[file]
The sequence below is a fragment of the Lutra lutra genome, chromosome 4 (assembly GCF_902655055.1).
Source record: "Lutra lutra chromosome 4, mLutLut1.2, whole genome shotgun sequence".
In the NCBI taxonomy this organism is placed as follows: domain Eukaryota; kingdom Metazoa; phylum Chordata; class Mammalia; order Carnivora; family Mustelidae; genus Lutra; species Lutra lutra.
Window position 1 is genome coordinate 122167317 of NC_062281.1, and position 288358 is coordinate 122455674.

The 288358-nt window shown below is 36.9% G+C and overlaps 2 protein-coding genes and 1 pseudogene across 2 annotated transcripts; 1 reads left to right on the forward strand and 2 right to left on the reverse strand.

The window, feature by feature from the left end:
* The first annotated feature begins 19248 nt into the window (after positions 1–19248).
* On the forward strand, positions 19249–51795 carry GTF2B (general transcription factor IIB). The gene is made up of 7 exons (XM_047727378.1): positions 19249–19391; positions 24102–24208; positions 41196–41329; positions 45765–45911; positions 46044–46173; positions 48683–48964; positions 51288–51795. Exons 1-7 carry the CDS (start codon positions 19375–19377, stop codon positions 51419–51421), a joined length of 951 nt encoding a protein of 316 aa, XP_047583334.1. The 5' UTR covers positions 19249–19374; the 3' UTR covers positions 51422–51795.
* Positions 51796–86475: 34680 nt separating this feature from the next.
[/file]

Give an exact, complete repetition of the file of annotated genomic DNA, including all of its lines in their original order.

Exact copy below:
The sequence below is a fragment of the Lutra lutra genome, chromosome 4 (assembly GCF_902655055.1).
Source record: "Lutra lutra chromosome 4, mLutLut1.2, whole genome shotgun sequence".
In the NCBI taxonomy this organism is placed as follows: domain Eukaryota; kingdom Metazoa; phylum Chordata; class Mammalia; order Carnivora; family Mustelidae; genus Lutra; species Lutra lutra.
Window position 1 is genome coordinate 122167317 of NC_062281.1, and position 288358 is coordinate 122455674.

The 288358-nt window shown below is 36.9% G+C and overlaps 2 protein-coding genes and 1 pseudogene across 2 annotated transcripts; 1 reads left to right on the forward strand and 2 right to left on the reverse strand.

The window, feature by feature from the left end:
* The first annotated feature begins 19248 nt into the window (after positions 1–19248).
* On the forward strand, positions 19249–51795 carry GTF2B (general transcription factor IIB). The gene is made up of 7 exons (XM_047727378.1): positions 19249–19391; positions 24102–24208; positions 41196–41329; positions 45765–45911; positions 46044–46173; positions 48683–48964; positions 51288–51795. Exons 1-7 carry the CDS (start codon positions 19375–19377, stop codon positions 51419–51421), a joined length of 951 nt encoding a protein of 316 aa, XP_047583334.1. The 5' UTR covers positions 19249–19374; the 3' UTR covers positions 51422–51795.
* Positions 51796–86475: 34680 nt separating this feature from the next.